Author Interviews, Biomarkers, Genetic Research, Personalized Medicine, Prostate Cancer / 17.02.2017

MedicalResearch.com Interview with: [caption id="attachment_32155" align="alignleft" width="132"]Dr. John L. Gore, MD Associate Professor Adjunct Associate Professor-Surgery Department of Urology University of Washington Dr. John Gore[/caption] Dr. John L. Gore, MD Associate Professor Adjunct Associate Professor-Surgery Department of Urology University of Washington MedicalResearch.com: What is the background for this study? What are the main findings? Response: The rationale for our study derives from the uncertainty that both patients and clinicians confront when trying to make decisions about adjuvant therapy for prostate cancers found to have aggressive pathologic features at the time of radical prostatectomy. There is level 1 evidence in support of adjuvant radiation therapy in this setting, but several factors restrain providers from recommending adjuvant radiation. We found that interjecting a genomic test that predicts the risk of clinical metastases 5 years after surgery impacts the treatment recommended and helps men and clinicians feel more confident in the decision they are making or recommending.
Author Interviews, Biomarkers, Breast Cancer, Genetic Research / 17.02.2017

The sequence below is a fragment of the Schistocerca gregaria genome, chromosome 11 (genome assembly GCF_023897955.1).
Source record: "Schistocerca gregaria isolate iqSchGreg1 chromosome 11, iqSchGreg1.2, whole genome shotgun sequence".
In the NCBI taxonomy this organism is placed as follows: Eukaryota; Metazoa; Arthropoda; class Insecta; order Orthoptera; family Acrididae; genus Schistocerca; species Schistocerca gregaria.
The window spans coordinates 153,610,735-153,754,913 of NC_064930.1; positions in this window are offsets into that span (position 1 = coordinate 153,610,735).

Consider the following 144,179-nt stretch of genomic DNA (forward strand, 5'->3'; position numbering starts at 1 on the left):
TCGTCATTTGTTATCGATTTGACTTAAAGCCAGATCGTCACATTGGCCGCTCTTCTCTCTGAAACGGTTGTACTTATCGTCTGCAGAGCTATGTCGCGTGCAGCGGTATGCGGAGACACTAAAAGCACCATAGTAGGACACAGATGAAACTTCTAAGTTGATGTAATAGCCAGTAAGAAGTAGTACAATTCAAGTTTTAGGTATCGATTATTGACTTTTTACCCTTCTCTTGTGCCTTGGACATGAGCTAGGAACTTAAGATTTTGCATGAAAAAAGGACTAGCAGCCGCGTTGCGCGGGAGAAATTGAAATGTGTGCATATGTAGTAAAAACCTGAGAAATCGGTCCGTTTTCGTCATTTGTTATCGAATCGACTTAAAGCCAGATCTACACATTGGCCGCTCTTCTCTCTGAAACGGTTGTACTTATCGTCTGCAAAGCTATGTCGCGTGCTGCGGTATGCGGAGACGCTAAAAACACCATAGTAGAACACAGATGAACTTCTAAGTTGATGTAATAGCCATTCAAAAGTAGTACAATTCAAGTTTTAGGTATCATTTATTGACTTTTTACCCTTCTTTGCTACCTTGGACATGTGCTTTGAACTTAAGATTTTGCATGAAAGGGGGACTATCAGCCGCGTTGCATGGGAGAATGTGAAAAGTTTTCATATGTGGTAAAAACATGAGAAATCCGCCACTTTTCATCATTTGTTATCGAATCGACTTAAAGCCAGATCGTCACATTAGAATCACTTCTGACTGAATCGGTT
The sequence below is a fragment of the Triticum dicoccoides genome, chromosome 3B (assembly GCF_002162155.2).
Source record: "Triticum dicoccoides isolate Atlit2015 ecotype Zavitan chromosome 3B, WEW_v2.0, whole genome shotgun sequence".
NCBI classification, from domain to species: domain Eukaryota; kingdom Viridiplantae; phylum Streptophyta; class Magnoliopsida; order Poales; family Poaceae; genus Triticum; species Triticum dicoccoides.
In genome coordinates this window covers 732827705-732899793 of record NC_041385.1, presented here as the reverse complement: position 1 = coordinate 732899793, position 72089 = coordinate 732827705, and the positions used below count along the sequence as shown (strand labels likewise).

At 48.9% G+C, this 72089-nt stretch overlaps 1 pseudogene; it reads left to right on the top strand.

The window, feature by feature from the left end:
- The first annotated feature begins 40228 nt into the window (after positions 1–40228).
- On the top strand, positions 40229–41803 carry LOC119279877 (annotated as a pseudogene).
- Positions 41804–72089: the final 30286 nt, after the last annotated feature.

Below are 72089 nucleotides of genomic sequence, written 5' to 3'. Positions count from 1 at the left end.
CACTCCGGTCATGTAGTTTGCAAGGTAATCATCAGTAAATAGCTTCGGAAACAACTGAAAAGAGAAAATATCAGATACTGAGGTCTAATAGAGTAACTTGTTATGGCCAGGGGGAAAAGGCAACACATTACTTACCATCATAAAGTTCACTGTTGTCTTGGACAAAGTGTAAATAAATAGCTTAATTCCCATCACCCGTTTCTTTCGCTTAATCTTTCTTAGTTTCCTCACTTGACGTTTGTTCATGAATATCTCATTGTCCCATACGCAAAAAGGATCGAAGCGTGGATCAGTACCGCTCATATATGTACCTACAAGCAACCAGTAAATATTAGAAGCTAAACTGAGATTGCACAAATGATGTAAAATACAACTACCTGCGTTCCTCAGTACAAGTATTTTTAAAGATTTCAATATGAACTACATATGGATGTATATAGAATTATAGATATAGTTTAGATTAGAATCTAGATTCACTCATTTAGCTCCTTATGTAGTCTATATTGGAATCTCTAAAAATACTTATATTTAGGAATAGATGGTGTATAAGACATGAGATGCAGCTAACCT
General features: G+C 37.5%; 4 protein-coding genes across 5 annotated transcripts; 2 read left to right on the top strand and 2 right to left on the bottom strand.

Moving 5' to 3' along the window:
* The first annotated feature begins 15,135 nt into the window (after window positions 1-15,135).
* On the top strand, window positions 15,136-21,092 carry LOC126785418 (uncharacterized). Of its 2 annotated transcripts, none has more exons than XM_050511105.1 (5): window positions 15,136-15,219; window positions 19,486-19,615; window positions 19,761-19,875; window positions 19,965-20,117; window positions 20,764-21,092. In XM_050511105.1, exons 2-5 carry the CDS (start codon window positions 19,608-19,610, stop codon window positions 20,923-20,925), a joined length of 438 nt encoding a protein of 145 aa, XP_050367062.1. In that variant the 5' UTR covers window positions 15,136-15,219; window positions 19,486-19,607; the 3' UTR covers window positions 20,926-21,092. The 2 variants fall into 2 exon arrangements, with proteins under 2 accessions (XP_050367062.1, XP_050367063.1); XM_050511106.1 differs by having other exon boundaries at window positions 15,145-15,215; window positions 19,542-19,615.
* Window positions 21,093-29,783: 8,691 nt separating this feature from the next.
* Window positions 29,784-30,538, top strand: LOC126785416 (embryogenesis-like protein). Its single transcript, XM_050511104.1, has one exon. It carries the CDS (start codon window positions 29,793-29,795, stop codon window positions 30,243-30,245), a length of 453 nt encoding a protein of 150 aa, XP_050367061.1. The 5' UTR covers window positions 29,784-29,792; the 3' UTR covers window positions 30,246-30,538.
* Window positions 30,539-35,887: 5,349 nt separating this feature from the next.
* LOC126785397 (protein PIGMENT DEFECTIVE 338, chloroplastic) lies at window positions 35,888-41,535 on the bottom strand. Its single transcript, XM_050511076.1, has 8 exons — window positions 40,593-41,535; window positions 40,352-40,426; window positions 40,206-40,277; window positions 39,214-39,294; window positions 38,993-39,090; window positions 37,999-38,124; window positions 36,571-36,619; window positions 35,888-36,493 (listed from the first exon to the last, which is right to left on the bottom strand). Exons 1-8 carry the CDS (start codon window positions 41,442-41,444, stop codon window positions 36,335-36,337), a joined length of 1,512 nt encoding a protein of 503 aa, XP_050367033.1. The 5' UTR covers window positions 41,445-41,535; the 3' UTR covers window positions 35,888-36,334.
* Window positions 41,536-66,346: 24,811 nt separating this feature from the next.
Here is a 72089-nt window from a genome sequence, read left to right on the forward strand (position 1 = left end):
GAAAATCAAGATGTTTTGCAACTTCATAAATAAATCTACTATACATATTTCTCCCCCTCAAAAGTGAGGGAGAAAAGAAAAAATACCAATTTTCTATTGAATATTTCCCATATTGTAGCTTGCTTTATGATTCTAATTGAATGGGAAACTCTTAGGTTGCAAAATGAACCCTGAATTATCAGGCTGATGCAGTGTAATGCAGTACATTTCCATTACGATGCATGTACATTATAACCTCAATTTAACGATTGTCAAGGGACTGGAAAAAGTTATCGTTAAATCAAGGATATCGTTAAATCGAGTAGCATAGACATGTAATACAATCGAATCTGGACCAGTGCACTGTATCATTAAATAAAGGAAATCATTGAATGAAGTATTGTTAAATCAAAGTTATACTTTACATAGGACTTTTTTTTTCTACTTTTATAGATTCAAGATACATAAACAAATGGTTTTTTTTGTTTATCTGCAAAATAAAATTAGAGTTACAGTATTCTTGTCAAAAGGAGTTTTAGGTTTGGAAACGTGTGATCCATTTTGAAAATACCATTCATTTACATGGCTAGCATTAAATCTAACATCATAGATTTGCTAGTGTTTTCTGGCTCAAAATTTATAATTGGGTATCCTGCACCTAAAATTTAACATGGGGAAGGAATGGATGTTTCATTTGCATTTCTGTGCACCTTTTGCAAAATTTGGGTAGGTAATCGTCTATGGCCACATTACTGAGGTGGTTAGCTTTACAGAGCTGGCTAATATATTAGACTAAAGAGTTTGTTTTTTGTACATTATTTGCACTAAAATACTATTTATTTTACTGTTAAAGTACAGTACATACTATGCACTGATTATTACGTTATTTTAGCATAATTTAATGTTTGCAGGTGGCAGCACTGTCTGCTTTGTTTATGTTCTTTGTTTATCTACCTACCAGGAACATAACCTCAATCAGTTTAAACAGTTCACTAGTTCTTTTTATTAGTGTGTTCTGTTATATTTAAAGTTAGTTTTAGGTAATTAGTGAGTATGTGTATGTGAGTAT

MedicalResearch.com Interview with: [caption id="attachment_32122" align="alignleft" width="114"]Carlos H. Barcenas M.D., M.Sc. Assistant Professor Department of Breast Medical Oncology MD Anderson Cancer Center Dr. Carlos Barcenas[/caption] Carlos H. Barcenas M.D., M.Sc. Assistant Professor Department of Breast Medical Oncology MD Anderson Cancer Center MedicalResearch.com: What is the background for this study? What are the main findings? Response: Over the last decade we have realized that we were over-treating many early stage breast cancer patients. In addition to the chemotherapy’s obvious side effects, there are also long term complications for breast cancer survivors. Since 2005, we are using a 21-gene-expression assay that predicts the risk of distant recurrence among early stage breast cancer patients. In 2015, initial results from the international clinical trial, TAILORx, found that women with hormone receptor positive, HER2 and lymph node negative early stage disease that had a low recurrence score (RS) of 0-10 from this assay could have chemotherapy omitted altogether. While these findings changed care for women with a low RS, questions remain regarding the management of women with an intermediate RS, defined by this trial as a RS of 11-25. For our retrospective, single-institution study we identified 1,424 stage I and II breast cancer patients with hormone receptor positive, HER2 and lymph node negative treated between 2005 and 2011 who underwent the 21-gene expression assay. The RS distribution was: 297 (21 percent) scored 0–10; 894 (63 percent) scored 11-25; and 233 (16 percent) scored >25. Of those groups, 1.7, 15 and 73.4 percent received chemotherapy, respectively. With a median follow up of 58 months, those with a RS of 11-25 had an invasive disease-free survival (IDFS) rate at five years of 92.6 percent, regardless if patients received chemotherapy or not. Among those patients who did not receive chemotherapy, the estimated rates of IDFS and overall survival was 93 percent and 98 percent, respectively, which was comparable to those who did receive chemotherapy.